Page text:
St John the Baptist, Bere Regis

THE CHURCH OF ST. JOHN THE BAPTIST Bere Regis Church can be traced back to Norman times (there is some evidence of a previous Saxon church) and it is recorded that King John, after abandoning an invasion of Normandy in 1205, landed at Studland and came to the Manor House at Bere Regis. This house was in the field opposite the east end of the church, known to this day as Court Green. King John later paid fifteen visits to Bere Regis.



This is known as the Turberville Chapel and is referred to in Thomas Hardy's "Tess of the D'UrberviIles". Under the floor is a vast vault where many of the Turbervilles are buried. In one of the windows may be seen the arms of those who have held manorial rights, originally granted by King John to the Turberville family, down to recent days.


The main arcades of the church are transitional Norman though the church also contains early English, decorated and perpendicular work. Visitors should not fail to see the quaint carvings on the pillars of the south side. There is one of a man with toothache, another of a man with a headache and others of interest, including a crowned head, a monkey and dogs baiting a bull. Notice the splendid carved pew ends; there are no two the same anywhere in the building. Some are very ancient (those in the north to south cross-over).


The main glory of the church is the magnificent carved and painted oak roof given by Cardinal Morton in about 1485. Morton was born in Milborne St.Andrew, once part of Bere Regis parish, in 1420. He read law at Balliol College, Oxford, and became, after a series of adventures during the Wars of the Roses, one of the chief advisers to the Earl of Richmond in exile in Flanders. When Richmond became Henry VII, Morton was made Archbishop of Canterbury in 1486 and Lord Chancellor one year later. In 1493 he was made a cardinal and in 1495 he became Chancellor of the University of Oxford. Morton died in 1500 and lies buried in Canterbury Cathedral. He is thought to have given the roof in memory of his mother, who was a Turberville. He has gone down in history as the inventor of Morton's Fork and hence as the spiritual father of the Inland Revenue. At the east end of the roof there is a boss of the head of Thomas Morton himself. As tax collector and judicial authority he levied high taxes on the ostentatiously rich, but apparently taxed more modest spenders equally severely on the grounds that they were concealing their wealth. On either side project the figures of the twelve Apostles. Among them Saint Peter can be identified by his keys and triple crown. The ten small heads have not been identified. The roof is unique and there is not another quite like it anywhere in the world. It should be studied carefully.


The windows date from 1875 and are good examples of their time, all by the same artist. They tell the complete story of the Redemption starting with the Nativity in the west window of the north aisle, following round the whole church with the Crucifixion in the east window, the Ascension in the east window of the south aisle and finishing with Christ reigning in glory in the west window of the south aisle. Saint John the Baptist is commemorated in the great west window.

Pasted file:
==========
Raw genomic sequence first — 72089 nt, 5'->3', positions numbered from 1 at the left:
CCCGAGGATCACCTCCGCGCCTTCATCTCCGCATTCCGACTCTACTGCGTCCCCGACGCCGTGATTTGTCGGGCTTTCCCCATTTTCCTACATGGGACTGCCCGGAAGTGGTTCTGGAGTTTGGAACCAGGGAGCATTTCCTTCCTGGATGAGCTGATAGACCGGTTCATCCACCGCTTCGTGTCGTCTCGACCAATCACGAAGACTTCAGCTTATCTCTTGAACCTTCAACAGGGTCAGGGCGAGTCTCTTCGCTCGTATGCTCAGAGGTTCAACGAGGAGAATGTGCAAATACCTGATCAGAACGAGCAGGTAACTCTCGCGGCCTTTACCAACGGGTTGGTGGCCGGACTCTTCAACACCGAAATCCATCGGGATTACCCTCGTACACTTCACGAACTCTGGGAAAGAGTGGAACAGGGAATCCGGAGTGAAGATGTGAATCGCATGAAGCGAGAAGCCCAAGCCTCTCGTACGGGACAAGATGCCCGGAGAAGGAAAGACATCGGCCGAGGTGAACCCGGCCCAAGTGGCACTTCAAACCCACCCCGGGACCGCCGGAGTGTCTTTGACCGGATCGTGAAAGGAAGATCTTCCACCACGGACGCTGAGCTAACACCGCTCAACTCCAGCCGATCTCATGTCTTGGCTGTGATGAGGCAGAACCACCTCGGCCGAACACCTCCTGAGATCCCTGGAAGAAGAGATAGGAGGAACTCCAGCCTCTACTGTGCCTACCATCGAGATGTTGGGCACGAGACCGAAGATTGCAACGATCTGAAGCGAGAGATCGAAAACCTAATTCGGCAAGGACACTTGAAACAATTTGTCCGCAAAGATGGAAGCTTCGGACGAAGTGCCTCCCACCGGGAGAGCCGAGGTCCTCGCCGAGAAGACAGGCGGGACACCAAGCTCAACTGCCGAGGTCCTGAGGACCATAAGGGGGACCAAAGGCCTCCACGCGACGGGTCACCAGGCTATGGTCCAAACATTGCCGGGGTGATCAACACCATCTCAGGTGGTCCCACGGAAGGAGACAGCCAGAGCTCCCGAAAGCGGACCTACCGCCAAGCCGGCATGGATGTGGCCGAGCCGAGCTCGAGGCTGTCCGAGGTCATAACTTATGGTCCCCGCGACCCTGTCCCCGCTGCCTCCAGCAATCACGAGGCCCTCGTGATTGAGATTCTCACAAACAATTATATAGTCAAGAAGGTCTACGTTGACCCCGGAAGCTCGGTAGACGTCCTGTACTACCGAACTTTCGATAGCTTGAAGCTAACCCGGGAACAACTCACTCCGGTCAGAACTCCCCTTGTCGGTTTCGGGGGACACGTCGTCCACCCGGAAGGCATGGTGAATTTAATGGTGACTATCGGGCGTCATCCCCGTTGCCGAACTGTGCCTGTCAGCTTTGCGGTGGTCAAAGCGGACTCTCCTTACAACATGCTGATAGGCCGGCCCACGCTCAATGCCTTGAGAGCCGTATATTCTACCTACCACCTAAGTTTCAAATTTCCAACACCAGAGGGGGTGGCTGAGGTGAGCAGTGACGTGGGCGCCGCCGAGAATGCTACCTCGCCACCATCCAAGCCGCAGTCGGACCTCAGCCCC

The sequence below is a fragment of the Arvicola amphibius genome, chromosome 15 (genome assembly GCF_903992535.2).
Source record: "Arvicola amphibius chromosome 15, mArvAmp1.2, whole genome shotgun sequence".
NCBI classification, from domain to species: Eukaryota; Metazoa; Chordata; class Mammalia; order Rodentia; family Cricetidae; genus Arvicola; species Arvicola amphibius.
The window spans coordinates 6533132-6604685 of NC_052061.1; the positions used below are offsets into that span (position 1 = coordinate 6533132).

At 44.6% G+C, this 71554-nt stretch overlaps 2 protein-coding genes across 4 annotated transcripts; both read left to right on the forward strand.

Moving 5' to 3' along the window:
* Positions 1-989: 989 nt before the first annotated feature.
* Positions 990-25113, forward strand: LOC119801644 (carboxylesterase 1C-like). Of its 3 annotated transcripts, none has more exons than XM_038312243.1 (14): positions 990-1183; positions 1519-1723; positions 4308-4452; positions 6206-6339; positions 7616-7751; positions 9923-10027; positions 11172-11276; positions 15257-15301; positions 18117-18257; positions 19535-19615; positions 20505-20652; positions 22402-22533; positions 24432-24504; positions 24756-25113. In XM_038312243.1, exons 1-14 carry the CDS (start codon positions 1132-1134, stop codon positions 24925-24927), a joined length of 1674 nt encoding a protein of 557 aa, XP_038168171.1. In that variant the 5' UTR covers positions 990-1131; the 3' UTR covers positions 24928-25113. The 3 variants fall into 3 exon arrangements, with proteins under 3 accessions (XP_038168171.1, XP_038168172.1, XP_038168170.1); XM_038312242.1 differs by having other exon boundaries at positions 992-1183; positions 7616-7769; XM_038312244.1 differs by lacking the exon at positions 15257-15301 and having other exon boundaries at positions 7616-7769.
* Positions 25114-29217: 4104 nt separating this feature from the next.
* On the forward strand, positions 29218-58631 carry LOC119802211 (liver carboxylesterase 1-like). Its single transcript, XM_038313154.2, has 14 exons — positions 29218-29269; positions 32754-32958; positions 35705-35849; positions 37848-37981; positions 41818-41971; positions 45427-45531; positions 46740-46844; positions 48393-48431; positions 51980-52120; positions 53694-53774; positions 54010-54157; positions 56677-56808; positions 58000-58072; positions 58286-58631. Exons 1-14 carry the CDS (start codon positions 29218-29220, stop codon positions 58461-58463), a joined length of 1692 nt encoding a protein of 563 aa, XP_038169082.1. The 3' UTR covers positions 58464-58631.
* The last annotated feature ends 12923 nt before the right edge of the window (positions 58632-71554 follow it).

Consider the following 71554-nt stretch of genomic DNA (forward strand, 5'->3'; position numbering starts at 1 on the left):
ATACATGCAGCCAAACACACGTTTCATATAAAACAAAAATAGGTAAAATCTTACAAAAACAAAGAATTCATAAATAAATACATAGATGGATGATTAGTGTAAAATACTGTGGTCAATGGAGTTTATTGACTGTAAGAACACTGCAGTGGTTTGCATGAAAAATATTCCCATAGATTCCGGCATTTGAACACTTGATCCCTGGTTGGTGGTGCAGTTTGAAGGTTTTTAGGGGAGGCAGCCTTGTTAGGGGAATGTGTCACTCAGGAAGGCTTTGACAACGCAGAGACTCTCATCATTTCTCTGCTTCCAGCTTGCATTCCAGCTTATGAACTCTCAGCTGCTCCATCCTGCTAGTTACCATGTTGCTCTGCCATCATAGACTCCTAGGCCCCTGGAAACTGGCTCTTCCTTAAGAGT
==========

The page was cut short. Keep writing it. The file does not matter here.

Note the fine roof with its ten delightful angels. Dating only from 1875, it is of great beauty and magnificent workmanship. There are fine brasses on the Skerne monument on the north wall, together with an intriguing inscription.


The stone altar slab with its original consecration crosses was buried under the chancel floor at the time of the Reformation, to avoid carrying out the edict that all such altar slabs were to be broken up and replaced by wooden tables. During the course of the 1875 restoration, carried out by Street, the stone was found buried upside down under the floor and was replaced in its original position, where it is now used Sunday by Sunday. See the fine modern processional cross and Victorian floor tiling both here and in the south aisle, specially fired for the church.


Cardinal Morton left a sum of money for masses to be said in his chantry for the repose of his soul. This beautiful little chapel, where the organ stands, has been renovated to the design of Mr. F. Pitfield ARIBA and has been furnished by memorial gifts from parishioners. Note the old panelling, part of the former pulpit and clerk's stall, which until its removal here was hidden away in the vestry. The tapestries both here and in the chancel were designed and worked by members of the Sanctuary Guild.


The font has been in use for over 850 years and is an exceptionally fine example of later Norman work. It was damaged in the time of Charles I when an attempt was made to fit a cover, in accordance with the order of Archbishop Laud.


The iron hooks were used for pulling down the thatch on cottages when they caught fire. They date from the 17th century.


The magnificent tower, which was built by Cardinal Morton in about 1500, is sixty-four feet (twenty metres) high and contains a lovely ring of six bells; the oldest dates from 1602. Note on your way out the tracery of the windows to the Bell Chamber and the grotesque gargoyles on the four corners.

© Bere Regis PCC


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